Each chapter of the book examines a different aspect of place-making—Narrating, Mapping, Visualizing, and Inhabiting—in different scientific and cultural contexts. Chapter 1 joins crews at the Mars Desert Research Station as they narrate the Martian landscape through their simulations in the Utah desert. Researchers draw freely on their own disciplinary and cultural perspectives to interpret the landscape as both Martian and Earthly, thereby transforming both into places animated with knowable histories, relational meanings, and cultural values. The broader insight here is that all knowledge—even knowledge about outer space—is situated and place-based.

Chapter 2 explores how teams at NASA Ames in Silicon Valley work to produce maps of Mars. Their objective is to enable the public to see Mars as an exciting and inviting world, as many scientists do. There is a political economy to this:  “Describing Mars as a site of collective exploration calls forth a broader engaged public that, ultimately, ensures funding for NASA and jobs for those who work with Mars data” (83). Cartographic representations are not neutral. They reflect the values and priorities of the community that creates them.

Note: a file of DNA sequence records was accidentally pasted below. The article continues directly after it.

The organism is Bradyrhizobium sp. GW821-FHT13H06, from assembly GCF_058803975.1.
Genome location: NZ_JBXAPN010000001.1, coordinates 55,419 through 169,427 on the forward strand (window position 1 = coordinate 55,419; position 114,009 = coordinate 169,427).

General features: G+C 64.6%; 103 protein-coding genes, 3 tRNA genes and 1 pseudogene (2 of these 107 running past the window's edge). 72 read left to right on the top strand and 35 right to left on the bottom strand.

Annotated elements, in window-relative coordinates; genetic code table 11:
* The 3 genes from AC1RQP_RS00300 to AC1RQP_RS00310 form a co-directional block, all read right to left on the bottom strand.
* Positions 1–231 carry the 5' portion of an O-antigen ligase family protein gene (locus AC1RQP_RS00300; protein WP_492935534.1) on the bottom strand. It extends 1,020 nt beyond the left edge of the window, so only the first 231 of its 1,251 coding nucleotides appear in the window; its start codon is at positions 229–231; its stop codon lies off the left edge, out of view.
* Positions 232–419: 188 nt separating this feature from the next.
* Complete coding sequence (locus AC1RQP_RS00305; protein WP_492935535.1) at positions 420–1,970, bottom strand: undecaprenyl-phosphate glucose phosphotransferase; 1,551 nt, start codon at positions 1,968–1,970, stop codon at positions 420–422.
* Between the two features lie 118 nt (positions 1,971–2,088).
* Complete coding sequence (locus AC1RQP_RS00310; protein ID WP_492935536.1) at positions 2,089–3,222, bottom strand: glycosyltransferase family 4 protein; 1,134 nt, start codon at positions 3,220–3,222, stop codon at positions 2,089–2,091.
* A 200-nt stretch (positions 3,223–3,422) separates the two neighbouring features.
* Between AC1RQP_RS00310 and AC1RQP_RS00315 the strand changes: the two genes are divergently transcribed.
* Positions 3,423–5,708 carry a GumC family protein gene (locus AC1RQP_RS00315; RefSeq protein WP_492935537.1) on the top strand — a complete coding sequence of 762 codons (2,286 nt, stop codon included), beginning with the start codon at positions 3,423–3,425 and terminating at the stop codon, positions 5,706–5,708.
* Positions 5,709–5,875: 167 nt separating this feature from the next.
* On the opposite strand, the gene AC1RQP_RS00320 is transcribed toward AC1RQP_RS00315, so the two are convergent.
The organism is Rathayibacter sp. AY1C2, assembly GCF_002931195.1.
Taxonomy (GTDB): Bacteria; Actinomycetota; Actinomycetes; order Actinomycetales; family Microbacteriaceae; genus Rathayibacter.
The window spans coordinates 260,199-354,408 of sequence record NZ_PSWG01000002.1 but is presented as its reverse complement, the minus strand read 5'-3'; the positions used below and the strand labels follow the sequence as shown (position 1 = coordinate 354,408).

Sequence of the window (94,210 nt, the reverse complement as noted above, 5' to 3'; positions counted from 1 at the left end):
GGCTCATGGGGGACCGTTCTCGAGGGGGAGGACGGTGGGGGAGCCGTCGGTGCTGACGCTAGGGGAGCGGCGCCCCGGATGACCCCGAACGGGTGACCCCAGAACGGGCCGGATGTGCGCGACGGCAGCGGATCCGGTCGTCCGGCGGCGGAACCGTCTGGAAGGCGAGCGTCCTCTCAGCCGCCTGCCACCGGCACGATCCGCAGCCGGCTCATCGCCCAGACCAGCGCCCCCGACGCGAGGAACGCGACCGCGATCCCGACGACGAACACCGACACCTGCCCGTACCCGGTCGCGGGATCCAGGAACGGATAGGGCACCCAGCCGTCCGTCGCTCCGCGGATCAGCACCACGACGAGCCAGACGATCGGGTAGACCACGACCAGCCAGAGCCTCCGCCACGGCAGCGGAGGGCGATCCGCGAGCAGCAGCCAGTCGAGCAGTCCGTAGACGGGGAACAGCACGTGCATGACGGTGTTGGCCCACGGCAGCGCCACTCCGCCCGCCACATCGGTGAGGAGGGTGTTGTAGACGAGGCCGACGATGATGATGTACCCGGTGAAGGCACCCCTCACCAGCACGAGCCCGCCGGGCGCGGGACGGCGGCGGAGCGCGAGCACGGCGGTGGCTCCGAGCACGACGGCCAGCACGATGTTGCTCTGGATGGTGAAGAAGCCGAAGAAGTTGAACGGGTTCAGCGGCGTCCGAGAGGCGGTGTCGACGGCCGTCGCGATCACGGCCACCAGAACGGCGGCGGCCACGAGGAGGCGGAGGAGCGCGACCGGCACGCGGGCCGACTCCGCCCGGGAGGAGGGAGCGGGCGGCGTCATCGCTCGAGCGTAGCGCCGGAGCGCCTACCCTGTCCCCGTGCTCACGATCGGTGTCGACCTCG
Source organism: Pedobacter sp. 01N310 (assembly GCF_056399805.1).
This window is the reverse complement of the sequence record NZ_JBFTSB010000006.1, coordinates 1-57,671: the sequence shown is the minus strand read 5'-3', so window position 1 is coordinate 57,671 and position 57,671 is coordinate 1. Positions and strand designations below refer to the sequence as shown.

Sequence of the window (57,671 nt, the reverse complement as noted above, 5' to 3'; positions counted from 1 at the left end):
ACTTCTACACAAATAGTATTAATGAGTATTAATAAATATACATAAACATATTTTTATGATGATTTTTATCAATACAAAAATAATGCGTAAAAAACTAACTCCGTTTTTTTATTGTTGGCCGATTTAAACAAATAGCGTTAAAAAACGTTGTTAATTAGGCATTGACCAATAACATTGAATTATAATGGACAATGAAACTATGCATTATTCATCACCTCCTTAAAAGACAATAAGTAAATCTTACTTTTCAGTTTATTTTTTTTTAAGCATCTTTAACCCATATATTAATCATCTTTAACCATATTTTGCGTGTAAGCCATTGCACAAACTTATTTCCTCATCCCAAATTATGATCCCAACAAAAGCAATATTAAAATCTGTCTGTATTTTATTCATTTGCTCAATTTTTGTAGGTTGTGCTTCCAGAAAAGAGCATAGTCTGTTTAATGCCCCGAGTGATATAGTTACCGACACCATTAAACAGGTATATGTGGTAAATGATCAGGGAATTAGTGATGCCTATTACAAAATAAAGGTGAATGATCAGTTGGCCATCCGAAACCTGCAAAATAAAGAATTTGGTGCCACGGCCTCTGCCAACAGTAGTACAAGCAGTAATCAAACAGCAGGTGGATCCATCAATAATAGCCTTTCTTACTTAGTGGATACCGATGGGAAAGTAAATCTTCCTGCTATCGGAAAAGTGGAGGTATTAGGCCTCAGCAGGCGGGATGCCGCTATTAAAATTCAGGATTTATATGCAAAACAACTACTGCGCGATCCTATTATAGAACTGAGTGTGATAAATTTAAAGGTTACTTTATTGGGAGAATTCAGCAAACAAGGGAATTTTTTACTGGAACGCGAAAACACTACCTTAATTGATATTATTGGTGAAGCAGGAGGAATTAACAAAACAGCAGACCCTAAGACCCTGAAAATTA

Chapter 3 looks at efforts to visualize places for which we do not have photographic images. In Sara Seager’s lab at MIT, students develop norms of seeing exoplanets, which are only "visible" in abstract data representations. Here we see the conflation of the political economy of research with personal aspiration, professional development, and scientific ideals: “Astronomers ground their professional identities by making what they study seem less like ephemeral, distant objects and more like intimate, recognizable worlds” (148). Messeri describes the process as “outer space” becoming “outer place.”